UBC Research Data

Data from: Phenotypic constraints and community structure: linking trade-offs within and among species Angert, Amy L.; Kimball, Sarah; Peterson, Megan; Huxman, Travis E.; Venable, D. Lawrence

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Abstract
Trade-offs are central to many topics in biology, from the evolution of life histories to ecological mechanisms of species coexistence. Trade-offs observed among species may reflect pervasive constraints on phenotypes that are achievable given biophysical and resource limitations. If so, then among-species trade-offs should be consistent with trade-offs within species. Alternatively, trait variation among co-occurring species may reflect historical contingencies during community assembly rather than within-species constraints. Here, we test whether a key trade-off between relative growth rate (RGR) and water-use efficiency (WUE) among Sonoran Desert winter annual plants is apparent within four species representing different strategies in the system. We grew progeny of maternal families from multiple populations in a greenhouse common garden. One species, Pectocarya recurvata, displayed the expected RGR – WUE trade-off among families within populations. For other species, although RGR and WUE often varied clinally among populations, among-family variation within populations was lacking, implicating a role for past selection on these traits. Our results suggest that a combination of limited genetic variation in single traits and negative trait correlations could pose constraints on the evolution of a high-RGR and high-WUE phenotype within species, providing a microevolutionary explanation for phenotypes that influence community-level patterns of abundance and coexistence.; Usage notes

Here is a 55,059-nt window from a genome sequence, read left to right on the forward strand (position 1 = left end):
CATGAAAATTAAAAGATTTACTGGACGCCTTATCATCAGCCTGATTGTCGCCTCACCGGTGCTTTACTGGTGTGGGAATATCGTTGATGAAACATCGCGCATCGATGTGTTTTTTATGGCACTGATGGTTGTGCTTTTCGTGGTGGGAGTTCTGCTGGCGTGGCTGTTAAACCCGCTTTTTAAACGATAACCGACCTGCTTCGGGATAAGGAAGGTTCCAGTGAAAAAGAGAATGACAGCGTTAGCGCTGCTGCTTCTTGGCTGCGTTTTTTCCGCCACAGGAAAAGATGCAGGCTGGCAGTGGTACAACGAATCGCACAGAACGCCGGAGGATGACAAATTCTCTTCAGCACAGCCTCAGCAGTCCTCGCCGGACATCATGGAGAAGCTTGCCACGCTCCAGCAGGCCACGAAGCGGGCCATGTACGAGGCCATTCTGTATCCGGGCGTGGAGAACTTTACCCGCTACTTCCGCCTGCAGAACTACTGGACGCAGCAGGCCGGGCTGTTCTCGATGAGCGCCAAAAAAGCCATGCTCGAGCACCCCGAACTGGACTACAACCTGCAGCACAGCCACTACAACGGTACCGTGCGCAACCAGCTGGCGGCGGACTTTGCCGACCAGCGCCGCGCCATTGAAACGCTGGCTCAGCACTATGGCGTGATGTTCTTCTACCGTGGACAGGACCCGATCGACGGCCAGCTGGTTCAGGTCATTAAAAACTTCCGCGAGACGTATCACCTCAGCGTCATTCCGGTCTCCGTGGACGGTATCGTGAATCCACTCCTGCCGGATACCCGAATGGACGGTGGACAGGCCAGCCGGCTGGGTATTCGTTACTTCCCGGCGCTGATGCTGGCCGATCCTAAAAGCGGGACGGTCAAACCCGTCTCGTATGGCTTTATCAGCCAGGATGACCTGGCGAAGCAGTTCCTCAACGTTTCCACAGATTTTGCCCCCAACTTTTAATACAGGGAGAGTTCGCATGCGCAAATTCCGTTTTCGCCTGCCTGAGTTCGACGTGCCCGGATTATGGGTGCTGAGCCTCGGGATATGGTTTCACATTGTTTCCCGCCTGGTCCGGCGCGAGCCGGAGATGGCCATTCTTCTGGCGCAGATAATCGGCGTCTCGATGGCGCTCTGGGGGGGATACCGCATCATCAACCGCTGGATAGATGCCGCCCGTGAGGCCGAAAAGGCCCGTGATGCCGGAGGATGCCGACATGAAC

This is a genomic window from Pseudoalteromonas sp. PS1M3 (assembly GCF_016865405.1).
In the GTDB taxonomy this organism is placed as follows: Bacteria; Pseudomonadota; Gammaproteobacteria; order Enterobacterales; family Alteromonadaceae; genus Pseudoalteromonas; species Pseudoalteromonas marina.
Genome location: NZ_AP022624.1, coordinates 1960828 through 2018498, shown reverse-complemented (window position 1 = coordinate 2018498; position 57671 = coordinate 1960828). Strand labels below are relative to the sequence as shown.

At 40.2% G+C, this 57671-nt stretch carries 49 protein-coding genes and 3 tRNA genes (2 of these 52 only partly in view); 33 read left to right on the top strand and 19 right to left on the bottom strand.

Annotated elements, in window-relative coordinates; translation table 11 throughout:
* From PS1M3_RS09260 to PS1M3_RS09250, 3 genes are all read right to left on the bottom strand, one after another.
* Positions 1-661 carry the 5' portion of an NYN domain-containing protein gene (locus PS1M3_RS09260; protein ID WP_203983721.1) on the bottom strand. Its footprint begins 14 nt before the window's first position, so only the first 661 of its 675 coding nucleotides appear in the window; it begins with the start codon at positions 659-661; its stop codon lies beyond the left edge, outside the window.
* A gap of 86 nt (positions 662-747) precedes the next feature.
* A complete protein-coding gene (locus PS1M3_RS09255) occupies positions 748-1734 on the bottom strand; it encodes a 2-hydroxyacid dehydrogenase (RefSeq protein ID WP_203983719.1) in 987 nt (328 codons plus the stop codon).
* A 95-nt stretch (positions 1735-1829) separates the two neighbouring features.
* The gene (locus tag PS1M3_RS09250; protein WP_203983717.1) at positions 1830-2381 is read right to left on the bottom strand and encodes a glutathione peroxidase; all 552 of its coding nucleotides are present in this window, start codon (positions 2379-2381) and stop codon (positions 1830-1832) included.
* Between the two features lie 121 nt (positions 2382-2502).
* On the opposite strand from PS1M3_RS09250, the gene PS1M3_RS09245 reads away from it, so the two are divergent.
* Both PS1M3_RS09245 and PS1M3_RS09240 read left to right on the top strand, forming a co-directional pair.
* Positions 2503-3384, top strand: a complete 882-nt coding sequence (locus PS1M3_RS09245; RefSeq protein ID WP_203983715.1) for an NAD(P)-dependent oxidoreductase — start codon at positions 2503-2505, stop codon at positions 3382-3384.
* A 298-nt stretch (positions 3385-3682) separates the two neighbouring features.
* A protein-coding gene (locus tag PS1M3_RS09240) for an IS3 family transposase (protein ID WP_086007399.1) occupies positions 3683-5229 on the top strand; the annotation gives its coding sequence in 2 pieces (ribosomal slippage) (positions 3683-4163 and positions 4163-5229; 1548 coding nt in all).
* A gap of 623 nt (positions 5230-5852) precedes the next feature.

Angert et al. Desert Annuals DataPhenotypic measurements of relative growth rate (RGR, measured based on change in leaf area per day) and water-use efficiency (as measured by carbon isotope discrimination, Delta, in ppm) for winter annual plants grown in a greenhouse common garden at Colorado State University. Note that Delta is negatively related to water-use efficiency. Design includes replicate individuals of up to 30 maternal families from each of 4-5 populations per each of 4 species. Species codes: STMI = Stylocline micropoides, PERE = Pectocarya recurvata, ERTE = Erodium texanum, ERLA = Eriophyllum lanosum. Population codes: TUMH = Tumamoc Hill, AZ; OPNM = Organ Pipe National Monument, AZ; SDNM = Sonoran Desert National Monument, AZ; SENT = Sentinel, AZ; RINC = Rincon Mountains, AZ; CALI = Californian populations (see manuscript for exact locations for each species). Climatic values for winter maximum temperature (Tmax_wt), winter minimum temperature (Tmin_wt), and winter precipitation (PPT_wt) were estimated based on latitude and longitude using the program ClimateWNA.AngertDAGreenhouseDryad.csv

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